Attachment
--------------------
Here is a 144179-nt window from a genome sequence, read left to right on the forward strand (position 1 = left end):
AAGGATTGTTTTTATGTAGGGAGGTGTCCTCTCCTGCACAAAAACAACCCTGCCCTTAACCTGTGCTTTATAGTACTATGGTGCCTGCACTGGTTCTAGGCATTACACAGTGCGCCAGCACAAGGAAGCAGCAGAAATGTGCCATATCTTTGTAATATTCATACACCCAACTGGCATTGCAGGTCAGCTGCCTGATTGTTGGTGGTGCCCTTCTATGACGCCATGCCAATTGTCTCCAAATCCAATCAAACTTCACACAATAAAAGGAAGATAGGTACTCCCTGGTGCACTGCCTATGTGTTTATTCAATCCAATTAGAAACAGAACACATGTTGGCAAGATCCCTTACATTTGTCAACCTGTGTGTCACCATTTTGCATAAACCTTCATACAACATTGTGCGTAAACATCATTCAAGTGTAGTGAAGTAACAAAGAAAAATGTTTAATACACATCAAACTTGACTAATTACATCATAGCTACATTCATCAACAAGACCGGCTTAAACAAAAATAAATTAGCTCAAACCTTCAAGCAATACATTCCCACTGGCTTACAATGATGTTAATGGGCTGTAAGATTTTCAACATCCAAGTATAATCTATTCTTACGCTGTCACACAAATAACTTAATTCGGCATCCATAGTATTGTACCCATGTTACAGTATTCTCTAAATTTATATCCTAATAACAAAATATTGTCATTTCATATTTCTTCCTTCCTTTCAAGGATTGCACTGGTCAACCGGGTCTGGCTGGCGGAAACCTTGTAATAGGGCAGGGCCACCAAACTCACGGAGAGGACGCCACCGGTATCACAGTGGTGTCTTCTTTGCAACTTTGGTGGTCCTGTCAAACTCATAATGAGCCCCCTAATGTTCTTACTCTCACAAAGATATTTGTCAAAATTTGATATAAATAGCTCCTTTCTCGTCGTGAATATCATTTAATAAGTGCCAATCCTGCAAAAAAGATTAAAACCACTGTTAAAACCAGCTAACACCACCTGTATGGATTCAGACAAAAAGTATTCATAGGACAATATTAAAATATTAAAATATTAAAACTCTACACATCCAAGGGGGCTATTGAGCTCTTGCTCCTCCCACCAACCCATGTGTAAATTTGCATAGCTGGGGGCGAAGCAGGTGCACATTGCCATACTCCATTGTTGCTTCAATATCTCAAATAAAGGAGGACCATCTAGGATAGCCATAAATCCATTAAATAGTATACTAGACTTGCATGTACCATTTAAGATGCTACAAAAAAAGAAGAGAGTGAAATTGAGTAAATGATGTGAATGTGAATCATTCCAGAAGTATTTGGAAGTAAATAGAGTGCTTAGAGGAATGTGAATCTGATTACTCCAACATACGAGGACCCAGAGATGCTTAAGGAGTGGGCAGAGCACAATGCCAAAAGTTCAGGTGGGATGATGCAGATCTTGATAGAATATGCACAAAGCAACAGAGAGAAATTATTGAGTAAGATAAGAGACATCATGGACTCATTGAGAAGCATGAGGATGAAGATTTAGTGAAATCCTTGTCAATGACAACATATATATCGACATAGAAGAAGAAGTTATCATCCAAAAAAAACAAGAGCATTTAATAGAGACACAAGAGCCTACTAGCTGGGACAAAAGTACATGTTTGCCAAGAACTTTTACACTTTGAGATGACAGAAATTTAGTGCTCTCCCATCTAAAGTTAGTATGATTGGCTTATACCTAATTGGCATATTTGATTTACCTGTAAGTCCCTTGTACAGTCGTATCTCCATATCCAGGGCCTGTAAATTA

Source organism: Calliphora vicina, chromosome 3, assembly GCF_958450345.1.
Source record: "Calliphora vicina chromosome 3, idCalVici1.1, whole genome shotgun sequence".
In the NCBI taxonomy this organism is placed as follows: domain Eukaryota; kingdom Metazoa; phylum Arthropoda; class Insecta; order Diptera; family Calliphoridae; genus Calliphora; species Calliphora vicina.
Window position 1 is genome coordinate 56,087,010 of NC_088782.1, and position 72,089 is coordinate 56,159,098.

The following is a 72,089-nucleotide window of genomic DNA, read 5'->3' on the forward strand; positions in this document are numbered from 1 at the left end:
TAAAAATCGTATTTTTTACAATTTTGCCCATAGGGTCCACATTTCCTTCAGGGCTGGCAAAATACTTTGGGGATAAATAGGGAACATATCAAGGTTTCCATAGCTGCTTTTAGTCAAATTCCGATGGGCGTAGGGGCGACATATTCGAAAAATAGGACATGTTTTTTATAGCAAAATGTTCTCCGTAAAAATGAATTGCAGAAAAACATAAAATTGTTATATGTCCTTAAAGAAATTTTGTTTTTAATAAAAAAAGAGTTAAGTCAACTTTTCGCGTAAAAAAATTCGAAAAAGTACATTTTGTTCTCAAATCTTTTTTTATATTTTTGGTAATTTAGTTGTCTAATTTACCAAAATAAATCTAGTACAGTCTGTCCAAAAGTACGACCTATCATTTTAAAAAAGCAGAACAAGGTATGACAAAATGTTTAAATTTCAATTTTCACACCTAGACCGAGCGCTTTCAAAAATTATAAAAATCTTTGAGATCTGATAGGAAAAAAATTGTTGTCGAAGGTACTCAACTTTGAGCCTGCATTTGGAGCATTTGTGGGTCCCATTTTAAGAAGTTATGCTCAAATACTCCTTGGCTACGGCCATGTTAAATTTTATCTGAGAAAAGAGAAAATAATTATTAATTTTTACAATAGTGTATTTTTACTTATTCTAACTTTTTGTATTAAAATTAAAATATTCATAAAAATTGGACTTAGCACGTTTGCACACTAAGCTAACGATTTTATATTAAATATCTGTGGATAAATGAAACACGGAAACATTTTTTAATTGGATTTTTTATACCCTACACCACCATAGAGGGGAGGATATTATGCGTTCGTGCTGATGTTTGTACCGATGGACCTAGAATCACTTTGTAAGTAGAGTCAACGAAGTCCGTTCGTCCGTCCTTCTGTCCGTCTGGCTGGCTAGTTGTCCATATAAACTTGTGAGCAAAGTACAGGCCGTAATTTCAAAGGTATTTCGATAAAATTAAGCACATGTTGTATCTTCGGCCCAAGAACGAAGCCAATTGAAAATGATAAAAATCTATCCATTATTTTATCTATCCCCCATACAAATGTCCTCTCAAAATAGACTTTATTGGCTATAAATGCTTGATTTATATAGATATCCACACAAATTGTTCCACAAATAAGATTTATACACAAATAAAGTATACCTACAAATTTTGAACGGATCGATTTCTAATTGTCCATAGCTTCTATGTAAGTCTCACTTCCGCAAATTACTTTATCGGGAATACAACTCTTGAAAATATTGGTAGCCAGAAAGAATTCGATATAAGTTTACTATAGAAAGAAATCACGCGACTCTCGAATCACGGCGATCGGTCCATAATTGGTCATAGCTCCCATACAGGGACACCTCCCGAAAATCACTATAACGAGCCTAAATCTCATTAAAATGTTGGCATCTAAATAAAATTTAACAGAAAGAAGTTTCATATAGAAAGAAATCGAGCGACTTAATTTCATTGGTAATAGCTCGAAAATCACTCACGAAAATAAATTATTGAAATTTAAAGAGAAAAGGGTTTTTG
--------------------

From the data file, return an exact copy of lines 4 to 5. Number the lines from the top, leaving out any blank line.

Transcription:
Source record: "Calliphora vicina chromosome 3, idCalVici1.1, whole genome shotgun sequence".
In the NCBI taxonomy this organism is placed as follows: domain Eukaryota; kingdom Metazoa; phylum Arthropoda; class Insecta; order Diptera; family Calliphoridae; genus Calliphora; species Calliphora vicina.